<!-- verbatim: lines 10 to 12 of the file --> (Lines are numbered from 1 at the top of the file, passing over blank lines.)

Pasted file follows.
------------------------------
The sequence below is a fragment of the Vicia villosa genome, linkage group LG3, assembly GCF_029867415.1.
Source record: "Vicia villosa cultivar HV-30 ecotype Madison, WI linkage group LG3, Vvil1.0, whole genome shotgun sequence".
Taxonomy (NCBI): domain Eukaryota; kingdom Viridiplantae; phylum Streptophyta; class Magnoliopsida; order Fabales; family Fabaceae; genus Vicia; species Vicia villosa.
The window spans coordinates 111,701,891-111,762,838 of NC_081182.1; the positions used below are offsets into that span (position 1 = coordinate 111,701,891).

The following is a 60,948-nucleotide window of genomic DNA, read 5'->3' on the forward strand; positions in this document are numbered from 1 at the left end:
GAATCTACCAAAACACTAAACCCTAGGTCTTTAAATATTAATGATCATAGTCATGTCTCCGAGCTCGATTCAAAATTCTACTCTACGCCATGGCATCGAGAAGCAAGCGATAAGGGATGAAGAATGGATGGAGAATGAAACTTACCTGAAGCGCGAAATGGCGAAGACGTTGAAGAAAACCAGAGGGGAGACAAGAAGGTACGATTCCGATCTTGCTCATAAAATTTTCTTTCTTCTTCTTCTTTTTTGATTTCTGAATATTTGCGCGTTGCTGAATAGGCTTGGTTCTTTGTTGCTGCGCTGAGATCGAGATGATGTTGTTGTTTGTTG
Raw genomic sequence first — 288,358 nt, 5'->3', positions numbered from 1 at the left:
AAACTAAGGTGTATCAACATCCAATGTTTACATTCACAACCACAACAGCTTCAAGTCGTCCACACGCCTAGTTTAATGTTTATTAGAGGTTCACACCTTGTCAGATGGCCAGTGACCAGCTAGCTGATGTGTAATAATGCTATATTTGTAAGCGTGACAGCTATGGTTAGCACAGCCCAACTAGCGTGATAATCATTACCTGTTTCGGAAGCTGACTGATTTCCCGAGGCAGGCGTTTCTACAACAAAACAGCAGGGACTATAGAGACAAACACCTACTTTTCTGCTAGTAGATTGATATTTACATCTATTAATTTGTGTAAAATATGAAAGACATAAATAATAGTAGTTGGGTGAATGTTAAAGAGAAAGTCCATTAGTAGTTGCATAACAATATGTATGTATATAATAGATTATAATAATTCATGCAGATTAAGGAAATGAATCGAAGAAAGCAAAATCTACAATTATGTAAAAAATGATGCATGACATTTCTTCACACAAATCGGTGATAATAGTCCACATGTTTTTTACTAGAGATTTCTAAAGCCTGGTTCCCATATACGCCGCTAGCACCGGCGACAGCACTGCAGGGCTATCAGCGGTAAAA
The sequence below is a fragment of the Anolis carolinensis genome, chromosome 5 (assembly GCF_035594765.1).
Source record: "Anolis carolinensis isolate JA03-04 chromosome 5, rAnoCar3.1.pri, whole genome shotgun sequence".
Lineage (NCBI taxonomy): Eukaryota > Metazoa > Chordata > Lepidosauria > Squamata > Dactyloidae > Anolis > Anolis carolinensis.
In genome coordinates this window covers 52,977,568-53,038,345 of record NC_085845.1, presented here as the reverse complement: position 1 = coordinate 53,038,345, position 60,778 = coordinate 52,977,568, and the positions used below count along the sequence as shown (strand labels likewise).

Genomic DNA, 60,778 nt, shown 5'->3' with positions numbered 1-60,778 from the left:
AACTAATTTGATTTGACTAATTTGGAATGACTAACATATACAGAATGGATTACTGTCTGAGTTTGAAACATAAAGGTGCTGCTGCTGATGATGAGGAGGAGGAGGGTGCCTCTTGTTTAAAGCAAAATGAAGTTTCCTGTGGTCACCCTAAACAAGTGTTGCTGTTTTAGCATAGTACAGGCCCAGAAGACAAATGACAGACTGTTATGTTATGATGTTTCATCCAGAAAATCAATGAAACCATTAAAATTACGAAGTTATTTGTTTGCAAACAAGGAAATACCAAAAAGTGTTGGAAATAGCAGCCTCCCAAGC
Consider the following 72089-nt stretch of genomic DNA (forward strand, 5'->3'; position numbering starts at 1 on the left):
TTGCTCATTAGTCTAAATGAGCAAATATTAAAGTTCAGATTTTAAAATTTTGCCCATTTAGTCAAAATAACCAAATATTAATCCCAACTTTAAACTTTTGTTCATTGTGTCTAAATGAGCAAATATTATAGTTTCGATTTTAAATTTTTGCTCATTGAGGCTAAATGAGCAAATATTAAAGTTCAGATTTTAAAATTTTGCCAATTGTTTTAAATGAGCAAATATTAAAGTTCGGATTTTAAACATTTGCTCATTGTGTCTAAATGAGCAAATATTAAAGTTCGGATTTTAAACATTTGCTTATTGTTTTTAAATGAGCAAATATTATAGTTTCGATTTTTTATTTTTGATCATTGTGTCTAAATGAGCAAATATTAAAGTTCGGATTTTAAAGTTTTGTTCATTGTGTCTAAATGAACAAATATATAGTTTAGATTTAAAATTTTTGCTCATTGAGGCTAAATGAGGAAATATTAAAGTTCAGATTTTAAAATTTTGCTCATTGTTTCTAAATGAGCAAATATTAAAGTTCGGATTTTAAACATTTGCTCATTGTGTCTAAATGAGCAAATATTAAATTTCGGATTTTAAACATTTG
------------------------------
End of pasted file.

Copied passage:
Source record: "Anolis carolinensis isolate JA03-04 chromosome 5, rAnoCar3.1.pri, whole genome shotgun sequence".
Lineage (NCBI taxonomy): Eukaryota > Metazoa > Chordata > Lepidosauria > Squamata > Dactyloidae > Anolis > Anolis carolinensis.
In genome coordinates this window covers 52,977,568-53,038,345 of record NC_085845.1, presented here as the reverse complement: position 1 = coordinate 53,038,345, position 60,778 = coordinate 52,977,568, and the positions used below count along the sequence as shown (strand labels likewise).